Can TMDL Models Reproduce the Nutrient Loading-Hypoxia Relationship?

U4R09

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Author(s): Dominic M. DiToro

Publication Date: 09/01/2015

Pages: 60

ISBN13: 9781780406497

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Anthropogenic nutrient enrichment of estuaries is a problem dramatically transforming coastal ecosystems worldwide (Diaz and Rosenberg 2008). Despite significant public and private sector resources dedicated to curbing point and non-point sources of nutrient loading, many of the symptoms of eutrophication, such as low bottom water dissolved oxygen (DO) and loss of sea grasses, have not abated (Kemp et al. 2009). Recently, studies have suggested that many eutrophied estuaries, such as the Chesapeake Bay (Hagy et al. 2004), the Gulf of Mexico (Turner et al. 2008), and in Danish coastal waters (Conley et al. 2007), have exhibited a totally unexpected response to nutrient reduction: hypoxic volume has continued to increase while nutrient loading has plateaued or decreased. This unexpected result has spawned a number of hypotheses. One is a regime shift, an abrupt change between contrasting persistent states (deYoung et al. 2008). Another possibility is that the time lag between reductions and their effects is longer than previously suspected. Whether the current state-of-the-art eutrophication models can detect or even forecast regime shifts or time lags is unknown because they have not been run over long enough time scales to detect these changes. However, these models are being used to determine Total Maximum Daily Loads (TMDLs) and to forecast the impact of TMDLs on water quality that would occur over long time periods. Dischargers and regulatory agencies need to know whether these models can make reliable long term forecasts that correctly predict the observed time lags.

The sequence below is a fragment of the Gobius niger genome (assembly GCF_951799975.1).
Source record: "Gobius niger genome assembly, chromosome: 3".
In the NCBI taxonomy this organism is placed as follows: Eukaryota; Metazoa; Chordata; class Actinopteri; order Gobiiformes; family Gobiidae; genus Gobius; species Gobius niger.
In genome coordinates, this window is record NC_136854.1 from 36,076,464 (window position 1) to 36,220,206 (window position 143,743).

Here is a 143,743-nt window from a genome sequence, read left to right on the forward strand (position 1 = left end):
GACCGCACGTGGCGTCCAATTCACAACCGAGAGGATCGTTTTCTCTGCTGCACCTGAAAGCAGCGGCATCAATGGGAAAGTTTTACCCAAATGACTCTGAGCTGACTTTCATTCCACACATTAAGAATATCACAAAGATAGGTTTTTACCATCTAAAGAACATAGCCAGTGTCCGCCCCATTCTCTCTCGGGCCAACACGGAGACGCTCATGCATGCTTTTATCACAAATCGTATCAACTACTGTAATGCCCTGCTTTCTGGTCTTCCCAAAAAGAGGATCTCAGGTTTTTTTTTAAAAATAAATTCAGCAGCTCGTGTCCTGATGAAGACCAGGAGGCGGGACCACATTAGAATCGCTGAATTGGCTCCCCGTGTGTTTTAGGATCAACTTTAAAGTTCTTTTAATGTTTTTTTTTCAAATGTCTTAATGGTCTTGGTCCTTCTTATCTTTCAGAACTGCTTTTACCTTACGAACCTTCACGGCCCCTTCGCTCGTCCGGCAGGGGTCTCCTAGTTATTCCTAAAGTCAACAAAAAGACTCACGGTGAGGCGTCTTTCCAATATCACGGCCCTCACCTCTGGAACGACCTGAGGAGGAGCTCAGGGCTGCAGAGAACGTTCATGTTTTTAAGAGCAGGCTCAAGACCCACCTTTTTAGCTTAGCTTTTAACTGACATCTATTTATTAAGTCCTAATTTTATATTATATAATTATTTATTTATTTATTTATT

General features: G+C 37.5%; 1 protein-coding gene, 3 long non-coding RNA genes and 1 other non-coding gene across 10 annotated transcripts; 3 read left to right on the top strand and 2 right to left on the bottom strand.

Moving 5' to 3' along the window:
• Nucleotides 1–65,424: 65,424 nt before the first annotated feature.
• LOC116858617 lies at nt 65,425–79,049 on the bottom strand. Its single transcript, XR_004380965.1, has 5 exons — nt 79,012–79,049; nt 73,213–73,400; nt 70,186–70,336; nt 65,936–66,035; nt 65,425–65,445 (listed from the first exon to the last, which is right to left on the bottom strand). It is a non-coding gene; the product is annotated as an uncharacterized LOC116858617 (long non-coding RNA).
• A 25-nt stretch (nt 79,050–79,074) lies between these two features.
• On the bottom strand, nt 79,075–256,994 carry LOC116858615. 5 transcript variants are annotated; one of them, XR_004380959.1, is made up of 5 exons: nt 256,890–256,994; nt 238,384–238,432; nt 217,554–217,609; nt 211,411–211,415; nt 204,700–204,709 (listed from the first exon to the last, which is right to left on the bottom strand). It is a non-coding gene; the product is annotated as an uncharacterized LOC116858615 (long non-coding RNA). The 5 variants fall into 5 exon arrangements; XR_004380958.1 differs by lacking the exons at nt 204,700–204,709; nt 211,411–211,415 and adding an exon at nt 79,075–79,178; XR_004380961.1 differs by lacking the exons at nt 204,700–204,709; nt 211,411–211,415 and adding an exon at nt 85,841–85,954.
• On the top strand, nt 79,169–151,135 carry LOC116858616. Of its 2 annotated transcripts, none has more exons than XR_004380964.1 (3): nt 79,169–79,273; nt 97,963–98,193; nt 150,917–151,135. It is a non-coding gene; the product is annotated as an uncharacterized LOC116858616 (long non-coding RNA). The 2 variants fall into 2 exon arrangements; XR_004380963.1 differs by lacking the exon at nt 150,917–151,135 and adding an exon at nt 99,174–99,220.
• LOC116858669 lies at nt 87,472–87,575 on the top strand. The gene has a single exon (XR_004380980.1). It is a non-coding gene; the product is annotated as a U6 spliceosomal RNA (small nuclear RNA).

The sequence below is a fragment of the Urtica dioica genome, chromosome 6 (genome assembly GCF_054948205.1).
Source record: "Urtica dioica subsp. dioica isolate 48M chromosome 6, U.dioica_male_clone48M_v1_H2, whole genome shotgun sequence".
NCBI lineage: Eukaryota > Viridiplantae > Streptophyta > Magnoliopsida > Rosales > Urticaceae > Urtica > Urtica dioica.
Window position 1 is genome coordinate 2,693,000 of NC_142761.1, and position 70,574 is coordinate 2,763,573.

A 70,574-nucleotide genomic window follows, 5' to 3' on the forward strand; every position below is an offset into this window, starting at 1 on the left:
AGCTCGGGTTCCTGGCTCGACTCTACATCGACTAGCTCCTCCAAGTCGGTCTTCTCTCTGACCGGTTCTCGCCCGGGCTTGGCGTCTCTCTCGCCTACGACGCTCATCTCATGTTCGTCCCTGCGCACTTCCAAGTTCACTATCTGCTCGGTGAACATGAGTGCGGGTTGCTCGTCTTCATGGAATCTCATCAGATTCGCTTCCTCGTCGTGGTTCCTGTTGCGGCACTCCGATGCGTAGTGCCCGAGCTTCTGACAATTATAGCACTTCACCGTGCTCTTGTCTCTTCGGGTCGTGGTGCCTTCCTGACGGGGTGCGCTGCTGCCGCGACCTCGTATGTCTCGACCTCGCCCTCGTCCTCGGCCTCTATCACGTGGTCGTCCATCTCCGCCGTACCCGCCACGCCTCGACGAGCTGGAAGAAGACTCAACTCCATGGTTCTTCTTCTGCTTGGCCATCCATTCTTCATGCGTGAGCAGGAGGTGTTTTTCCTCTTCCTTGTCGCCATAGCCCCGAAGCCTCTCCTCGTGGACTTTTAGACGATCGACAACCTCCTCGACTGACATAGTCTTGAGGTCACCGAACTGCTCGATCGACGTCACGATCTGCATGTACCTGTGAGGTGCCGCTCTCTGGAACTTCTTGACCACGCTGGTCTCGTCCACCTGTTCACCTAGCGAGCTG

The primary objective for the end of the project is to finalize validating the model simulations with model-data comparisons of nutrient and oxygen levels. We will also be investigating whether reductions in diagenesis rates results in carryover organic material for subsequent years. Finally, we plan to manipulate stratification to reflect long term trends report by Scully (2010) and Murphy et al (2011). Regardless of the results, early indications suggest that the Bay was less susceptible to hypoxia formation early in the process of increases in nutrient loading (1950-1980). Additionally, understanding estuarine resilience whether mediated by biological (e.g., phytoplankton community composition, filter feeder capacity) or physical (e.g., changes in stratification intensity or sea level rise), is an important goal for the future of TMDL modeling, especially when these models are used in long term simulations.
 

Dominic M. DiToro

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